A Cry in the Dark

A Cry in the Dark (1988)

A Cry in the Dark
6.2/10 by 34 users

Based on the true story of Lindy Chamberlain: During a camping trip to Ayers Rock in outback Australia, she claims she witnessed a dingo taking her baby daughter, Azaria, from the family tent. Azaria's body is never found. After investigations and two public inquests, she is charged with murder. The case attracts a lot of attention, turning it into a media sideshow.

Release Date:November 11, 1988
Production Company:Warner Bros., Golan-Globus Productions, Cannon Entertainment, Cinema Verity
Production Countries:Australia, United States of America
Director:Fred Schepisi
Writers:, ,
Casts:, , , , , , , , , , , ,
Plot Keywords:camping, campsite, court case, nightmare, baby-snatching, private life, australia, innocence, grief, jail, trial, wild animal, courtroom, dingo
  • ‘Evil Angel' is a fitting tribute to the Chamberlain's and the death of baby Azaria.
    January 16, 2003
    If there is any Australian that I feel sorrier for, it would have to be Lindy Chamberlain. Her compelling story is one of the more famous court cases in Australian history. Also known as ‘A cry in the dark', ‘Evil Angel' shows how divided the Australian public really were towards this case and how the media can manipulate a story, by favouring just one side of a story that they believe is the whole truth. When I hear the cry ‘The dingo's got my baby', it brings back memories from along time ago.
    During a camping trip, an infant disappears from her family's tent. When the child's mother spies a dingo nearby, authorities launch a frantic search, but all they find is a torn, bloodied garment. The press, distressed by the mother's seeming "lack of emotion", and suspicious of her religious beliefs, begin to accuse her of murdering the baby. The sentiment against her begins to grow, and soon the whole continent is talking about the case. Despite the lack of evidence, the woman is imprisoned; although investigators eventually re-examine her story, the damage is done: the innocent mother's relationship with her husband has been irreparably destroyed. This is the documentary style film adaptation of the true story of Lindy and Michael Chamberlain.
    This film has some truly amazing performance in it. Meryl Streep is a wonderful actress, but in this film she does so much that you just have to like. She really becomes ‘Lindy' and embodies what she actually went through. I remember reading that Streep had to have speaking classes, so she could sound ‘Australian', which she does very well. But it is her persona I like the most. Streep performance as Chamberlain is so flawless, as she shows no emotion when she is going in and out of court, which is what the real Lindy Chamberlain did. It is understandable that the general public would think that Lindy is guilty of murder, which is again testament to Streep's masterful performance. However in court Lindy is visibly upset, when she has to recall the night a dingo took her baby.
    The other performance which is most noteworthy is that of Sam Neill. While Neill has gone on to do many big performances in Hollywood blockbusters such as ‘Jurassic Park' and the Aussie favourite ‘The Dish', this is one film I continue to remember him from. I like how we see that Michael is visibly distressed by the whole court case scenario, with him stumbling through the interrogation when he is on the stand. It is also most taxing on the couple's personal life, with Michael the first one to crack.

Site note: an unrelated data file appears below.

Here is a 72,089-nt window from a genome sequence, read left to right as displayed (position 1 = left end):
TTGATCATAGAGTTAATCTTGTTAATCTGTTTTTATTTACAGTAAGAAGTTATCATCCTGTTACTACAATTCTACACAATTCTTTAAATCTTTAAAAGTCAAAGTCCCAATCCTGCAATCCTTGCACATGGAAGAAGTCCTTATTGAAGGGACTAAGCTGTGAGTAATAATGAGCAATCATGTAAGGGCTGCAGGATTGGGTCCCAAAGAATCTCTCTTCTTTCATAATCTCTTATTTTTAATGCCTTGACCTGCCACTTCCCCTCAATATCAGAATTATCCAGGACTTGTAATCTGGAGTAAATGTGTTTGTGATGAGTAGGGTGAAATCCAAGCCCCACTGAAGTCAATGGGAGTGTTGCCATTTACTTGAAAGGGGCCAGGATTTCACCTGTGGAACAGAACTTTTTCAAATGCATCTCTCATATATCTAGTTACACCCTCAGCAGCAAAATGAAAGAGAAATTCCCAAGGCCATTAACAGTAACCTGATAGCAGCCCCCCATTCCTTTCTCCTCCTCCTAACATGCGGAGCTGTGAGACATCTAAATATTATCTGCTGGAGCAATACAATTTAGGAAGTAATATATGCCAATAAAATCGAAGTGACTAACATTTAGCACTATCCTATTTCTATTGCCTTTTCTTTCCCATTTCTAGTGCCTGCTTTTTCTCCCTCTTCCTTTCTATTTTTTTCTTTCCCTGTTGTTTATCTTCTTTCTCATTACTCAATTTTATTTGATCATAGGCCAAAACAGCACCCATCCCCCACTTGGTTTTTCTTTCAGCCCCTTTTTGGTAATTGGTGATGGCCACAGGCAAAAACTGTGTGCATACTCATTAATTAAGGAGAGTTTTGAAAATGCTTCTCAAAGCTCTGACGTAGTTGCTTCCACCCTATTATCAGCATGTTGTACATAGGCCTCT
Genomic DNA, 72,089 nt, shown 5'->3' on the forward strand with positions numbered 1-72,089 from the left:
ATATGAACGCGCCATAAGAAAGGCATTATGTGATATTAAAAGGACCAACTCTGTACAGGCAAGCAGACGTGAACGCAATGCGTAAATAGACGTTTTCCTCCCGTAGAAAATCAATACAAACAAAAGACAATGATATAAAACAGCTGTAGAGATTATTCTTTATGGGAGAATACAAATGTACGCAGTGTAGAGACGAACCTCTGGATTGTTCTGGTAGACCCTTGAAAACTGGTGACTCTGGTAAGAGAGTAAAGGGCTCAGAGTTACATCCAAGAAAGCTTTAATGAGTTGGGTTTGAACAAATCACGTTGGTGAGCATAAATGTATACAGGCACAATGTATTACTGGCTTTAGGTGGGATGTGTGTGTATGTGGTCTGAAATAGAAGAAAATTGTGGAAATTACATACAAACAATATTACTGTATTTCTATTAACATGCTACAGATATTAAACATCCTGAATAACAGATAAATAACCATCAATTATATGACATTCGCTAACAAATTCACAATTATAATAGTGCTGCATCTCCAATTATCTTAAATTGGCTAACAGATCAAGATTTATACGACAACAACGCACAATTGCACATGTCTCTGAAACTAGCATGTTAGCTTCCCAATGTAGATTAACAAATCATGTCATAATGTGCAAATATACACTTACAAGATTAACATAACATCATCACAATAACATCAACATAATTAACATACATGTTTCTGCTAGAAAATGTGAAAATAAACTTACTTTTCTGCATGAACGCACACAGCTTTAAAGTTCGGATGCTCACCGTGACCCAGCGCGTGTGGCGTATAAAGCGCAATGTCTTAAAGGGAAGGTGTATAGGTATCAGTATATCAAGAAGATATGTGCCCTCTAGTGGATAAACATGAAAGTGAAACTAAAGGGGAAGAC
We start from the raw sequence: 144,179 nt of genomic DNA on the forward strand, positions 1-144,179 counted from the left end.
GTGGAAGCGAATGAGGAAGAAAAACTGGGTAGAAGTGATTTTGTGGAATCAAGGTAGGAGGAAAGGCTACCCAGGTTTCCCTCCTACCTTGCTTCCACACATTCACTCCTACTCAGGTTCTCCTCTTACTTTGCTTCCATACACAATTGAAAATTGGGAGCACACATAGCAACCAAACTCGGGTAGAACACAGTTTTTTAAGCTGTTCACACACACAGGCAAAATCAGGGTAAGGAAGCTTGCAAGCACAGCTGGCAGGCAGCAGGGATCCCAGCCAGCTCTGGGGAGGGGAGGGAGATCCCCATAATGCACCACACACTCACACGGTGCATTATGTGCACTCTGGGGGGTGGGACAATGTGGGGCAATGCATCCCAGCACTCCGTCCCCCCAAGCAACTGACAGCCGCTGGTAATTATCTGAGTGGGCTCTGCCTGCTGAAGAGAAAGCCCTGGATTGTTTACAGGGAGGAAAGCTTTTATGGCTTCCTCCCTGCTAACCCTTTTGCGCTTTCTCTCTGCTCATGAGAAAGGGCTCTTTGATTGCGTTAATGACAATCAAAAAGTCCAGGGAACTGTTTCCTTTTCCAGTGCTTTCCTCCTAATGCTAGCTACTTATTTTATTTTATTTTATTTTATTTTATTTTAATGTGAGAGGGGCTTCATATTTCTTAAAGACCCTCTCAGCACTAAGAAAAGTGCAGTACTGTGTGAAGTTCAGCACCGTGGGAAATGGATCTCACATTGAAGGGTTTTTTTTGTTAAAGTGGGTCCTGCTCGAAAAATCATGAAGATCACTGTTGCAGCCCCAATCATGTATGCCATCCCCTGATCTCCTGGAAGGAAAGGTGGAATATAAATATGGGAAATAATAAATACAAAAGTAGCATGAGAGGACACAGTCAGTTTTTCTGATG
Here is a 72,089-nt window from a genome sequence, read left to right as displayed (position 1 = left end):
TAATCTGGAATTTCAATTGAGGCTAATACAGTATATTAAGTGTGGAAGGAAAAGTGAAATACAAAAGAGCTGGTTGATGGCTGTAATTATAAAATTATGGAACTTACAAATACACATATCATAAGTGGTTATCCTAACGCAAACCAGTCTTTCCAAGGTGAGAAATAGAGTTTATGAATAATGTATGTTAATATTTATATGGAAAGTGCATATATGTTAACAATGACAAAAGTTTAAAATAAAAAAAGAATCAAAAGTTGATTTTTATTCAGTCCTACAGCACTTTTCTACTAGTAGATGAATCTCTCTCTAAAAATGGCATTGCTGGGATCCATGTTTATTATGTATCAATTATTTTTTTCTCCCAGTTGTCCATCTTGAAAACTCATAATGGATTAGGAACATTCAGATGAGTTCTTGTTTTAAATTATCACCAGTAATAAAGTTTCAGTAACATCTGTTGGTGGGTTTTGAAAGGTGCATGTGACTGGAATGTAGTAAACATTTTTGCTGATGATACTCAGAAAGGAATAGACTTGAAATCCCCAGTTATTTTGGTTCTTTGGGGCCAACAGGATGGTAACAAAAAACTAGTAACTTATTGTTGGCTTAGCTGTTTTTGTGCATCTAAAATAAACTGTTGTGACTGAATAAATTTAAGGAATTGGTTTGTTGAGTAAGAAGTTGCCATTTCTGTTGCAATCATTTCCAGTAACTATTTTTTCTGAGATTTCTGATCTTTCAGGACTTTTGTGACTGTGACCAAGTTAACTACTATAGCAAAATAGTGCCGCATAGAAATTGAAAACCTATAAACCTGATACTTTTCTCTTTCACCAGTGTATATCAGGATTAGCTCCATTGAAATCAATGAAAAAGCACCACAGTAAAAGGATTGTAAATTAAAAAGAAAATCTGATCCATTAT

Yet there are some famous Australian cameos from many actors in ‘Evil Angel'. Look at these for names; Maurie Fields, Charles ‘Bud' Tingwell, John Howard, Frankie J. Holden, Mark Little, Mark Mitchell, Glenn Robbins and Kym Gyngell. All of them are well known personalities in Australian TV, and it is of great significance to this story to have such great fame among the cast of this film.
    Director/Screenwriter of ‘Evil Angel' Fred Schepisi does justice to this story in many ways. Firstly, Schepisi and co screenwriter Robert Caswell stuck very close to the story written by John Bryson. Then Schepisi directs this film in quite a unique way. He points the story in many ways, showing the Chamberlain's in one shot, then to the media, then to the general public. This amount of change gives the film great variety, which is good. If it was fixated with just the Chamberlains, this movie could have had major problems.
    I also like the many shots of Australia that this film shows off. Having this tragedy take place in the Northern territory, certainly gave that state and its famous attraction Ayers Rock (Uluru) some sort reputation, as this film does too. Yet there are some excellent shots in Alice Springs, Darwin and in the Chamberlain's home-town (for some time) of Mt. Isa in Queensland. This is good work of cinematographer Ian Baker.
    So with all those factors taken into consideration, this film looks deep into what it must be like to go through the loss of a baby child, taken by a wild animal. It also a fascinating insight into what the media can do to turn a story and how merciless people can be towards someone that in all possibility could be ‘innocent'. Although it is 22 years since this horrible event has happened, I realise that Chamberlain's lives were, and probably never will be the same again. Michael and Lindy had to go through the most painful of divorces, and their children had to go grow up with a large amount of innuendo attached to their lives. I am thankful that Lindy Chamberlain was released from prison, after serving three and a half years of a life imprisonment sentence for a crime which she did not commit.
    CMRS gives ‘Evil Angel': 4 (Very Good Film)